Microsoft first talked about pay-as-you-go computing years ago, but a recent patent publication suggests the software giant is moving ahead with an alternative strategy for expanding PC access around the world.
The application, filed on Dec. 25 with the U.S. Patent & Trademark Office, provides a glimpse of what could be Microsoft’s vision of the future of computing.
Here’s how it might work: Users would get a free or steeply discounted PC that comes with a variety of performance options in terms of software, processing speed and memory. Then, users would pay for whatever options they choose on a per-use basis.
Here’s the downside: Microsoft acknowledged in its patent that the pay-per-use, or metered computing model, would cost more over the long haul than it would to buy upfront a PC loaded with software.
Microsoft’s stock was down 1.36 percent to $18.87 per share in late-day trading Monday.
Microsoft doesn’t say in the patent what type of customer — consumer or business — it hopes to target with its metered computing technology, but that hasn’t stopped some from speculating.
“Microsoft has talked about using something like this in developing countries where people can’t afford the up-front costs of a PC or a broadband connection,” said Sid Parakh, an equity analyst with McAdams Wright Ragen.
However, the metered computing model might work in developed economies if the PCs were heavily subsidized by PC vendors, Parakh told the E-Commerce Times.
The metered computing model would most likely target the low end of the consumer market in developed countries, said Rob Helm, an analyst at Directions on Microsoft.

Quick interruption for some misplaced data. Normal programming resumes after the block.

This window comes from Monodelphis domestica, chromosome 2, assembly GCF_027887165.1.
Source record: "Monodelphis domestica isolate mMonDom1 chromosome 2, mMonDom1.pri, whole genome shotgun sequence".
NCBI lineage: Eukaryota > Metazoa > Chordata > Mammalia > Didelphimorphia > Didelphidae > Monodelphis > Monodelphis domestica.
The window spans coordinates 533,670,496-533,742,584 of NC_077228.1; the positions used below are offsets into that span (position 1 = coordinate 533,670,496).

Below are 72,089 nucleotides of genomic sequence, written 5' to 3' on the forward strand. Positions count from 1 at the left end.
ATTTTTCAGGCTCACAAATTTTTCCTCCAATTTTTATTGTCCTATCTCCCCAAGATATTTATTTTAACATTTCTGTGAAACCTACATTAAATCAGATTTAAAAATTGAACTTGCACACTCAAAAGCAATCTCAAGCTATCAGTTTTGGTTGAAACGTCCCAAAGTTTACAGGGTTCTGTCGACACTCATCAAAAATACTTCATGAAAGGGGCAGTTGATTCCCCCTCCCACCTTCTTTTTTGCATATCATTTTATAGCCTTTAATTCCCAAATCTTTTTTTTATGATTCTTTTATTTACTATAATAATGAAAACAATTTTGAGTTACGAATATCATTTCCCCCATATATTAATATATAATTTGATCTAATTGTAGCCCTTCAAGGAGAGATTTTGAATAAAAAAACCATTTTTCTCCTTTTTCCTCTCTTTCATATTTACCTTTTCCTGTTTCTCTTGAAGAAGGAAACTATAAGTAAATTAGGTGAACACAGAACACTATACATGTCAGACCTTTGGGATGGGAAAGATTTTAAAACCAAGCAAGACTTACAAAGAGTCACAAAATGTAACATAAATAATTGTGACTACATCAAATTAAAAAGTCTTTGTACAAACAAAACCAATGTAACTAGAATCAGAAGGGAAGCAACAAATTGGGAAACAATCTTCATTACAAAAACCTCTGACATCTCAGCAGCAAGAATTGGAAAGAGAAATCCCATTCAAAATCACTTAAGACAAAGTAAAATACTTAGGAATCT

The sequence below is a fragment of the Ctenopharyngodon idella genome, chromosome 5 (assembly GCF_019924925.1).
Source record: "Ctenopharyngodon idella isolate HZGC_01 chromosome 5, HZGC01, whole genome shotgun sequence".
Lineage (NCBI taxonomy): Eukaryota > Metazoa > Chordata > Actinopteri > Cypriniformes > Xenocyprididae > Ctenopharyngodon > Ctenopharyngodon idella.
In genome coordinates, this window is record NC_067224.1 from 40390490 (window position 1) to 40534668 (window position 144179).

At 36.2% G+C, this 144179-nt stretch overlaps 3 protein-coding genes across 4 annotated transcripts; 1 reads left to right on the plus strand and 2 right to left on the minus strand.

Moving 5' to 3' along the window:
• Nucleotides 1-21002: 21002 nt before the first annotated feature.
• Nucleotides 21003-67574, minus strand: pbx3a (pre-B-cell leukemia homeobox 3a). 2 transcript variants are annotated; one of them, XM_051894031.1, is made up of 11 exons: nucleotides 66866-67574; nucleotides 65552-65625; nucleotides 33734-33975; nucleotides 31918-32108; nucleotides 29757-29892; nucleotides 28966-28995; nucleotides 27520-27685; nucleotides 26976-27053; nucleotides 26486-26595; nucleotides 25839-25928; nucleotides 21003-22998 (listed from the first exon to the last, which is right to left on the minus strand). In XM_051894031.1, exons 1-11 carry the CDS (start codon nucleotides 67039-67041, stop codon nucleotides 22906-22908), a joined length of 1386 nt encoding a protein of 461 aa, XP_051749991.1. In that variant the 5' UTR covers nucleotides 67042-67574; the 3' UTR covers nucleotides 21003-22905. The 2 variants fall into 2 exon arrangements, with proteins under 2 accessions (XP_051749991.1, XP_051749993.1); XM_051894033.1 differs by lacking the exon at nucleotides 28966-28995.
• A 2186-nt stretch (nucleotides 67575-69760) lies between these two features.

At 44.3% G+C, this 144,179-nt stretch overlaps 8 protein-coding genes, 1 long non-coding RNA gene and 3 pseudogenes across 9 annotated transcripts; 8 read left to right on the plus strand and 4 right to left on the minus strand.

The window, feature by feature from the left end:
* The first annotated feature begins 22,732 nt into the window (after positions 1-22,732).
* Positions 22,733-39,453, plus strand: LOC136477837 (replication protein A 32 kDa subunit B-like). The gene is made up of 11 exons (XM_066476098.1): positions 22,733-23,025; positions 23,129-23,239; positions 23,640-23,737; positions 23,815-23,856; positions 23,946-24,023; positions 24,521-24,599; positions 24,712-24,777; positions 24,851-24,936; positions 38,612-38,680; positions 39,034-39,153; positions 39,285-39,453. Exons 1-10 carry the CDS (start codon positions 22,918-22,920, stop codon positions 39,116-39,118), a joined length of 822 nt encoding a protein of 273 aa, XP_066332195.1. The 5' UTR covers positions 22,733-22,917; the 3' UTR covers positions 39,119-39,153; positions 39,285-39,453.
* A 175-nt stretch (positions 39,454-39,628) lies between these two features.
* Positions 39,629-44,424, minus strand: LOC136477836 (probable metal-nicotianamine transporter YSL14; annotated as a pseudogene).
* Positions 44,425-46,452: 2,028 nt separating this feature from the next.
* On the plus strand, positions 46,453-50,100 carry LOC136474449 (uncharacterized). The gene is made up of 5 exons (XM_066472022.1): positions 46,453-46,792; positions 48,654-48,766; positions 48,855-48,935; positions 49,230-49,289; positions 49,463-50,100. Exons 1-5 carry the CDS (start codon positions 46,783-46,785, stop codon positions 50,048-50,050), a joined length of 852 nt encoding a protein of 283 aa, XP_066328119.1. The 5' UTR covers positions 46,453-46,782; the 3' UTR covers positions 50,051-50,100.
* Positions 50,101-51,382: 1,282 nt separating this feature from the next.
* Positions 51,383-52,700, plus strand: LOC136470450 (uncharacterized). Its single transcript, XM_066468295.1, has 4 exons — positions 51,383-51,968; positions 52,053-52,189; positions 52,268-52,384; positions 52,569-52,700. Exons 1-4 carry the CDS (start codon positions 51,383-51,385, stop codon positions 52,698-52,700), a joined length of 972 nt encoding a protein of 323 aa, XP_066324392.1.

“Years ago, I would have said this model wouldn’t work here,” Helm told the E-Commerce Times. “It would most likely be connected with some other sale like wireless broadband service.”
In other words, cable, telco and wireless carriers might offer the metered computing option to consumers if they buy a subscription for an Internet connection.
“Ad-supported revenue models such as Google would have a lot of interest in this model, too,” Helm said. “Google is always interested in additional end points for its online ads.”
Not for Businesses
That said, most businesses would have little to no interest in the metered computing model, McAdams’ Parakh said.
“Anyone using a computer at work is pretty much on it all the time, so the pay-per-use model probably doesn’t make sense,” he said.
However, the model might make more sense for small companies and startups trying to rein in their initial short-term capital costs, he said.
In the Works for Years
The metered computing model is not new. HP first offered it as an option in late 2001, and Microsoft has been tinkering with it for years, Parakh said.
Just how big a bet Microsoft is making on the model is unclear, however.
“I don’t think Microsoft will move to metered computing exclusively,” Parakh said. “There’s no reason to stick to one particular model.”
Microsoft recently disbanded one of the units responsible for the pay-as-you-go computing model, Directions on Microsoft’s Helm noted. Microsoft might have filed the patent to allow partners to pursue pay-as-you-go computing while still letting Microsoft maintain some control and reap some of the benefits from the model, he speculated.
“I wouldn’t view this patent as Microsoft doubling down on this model,” Helm said.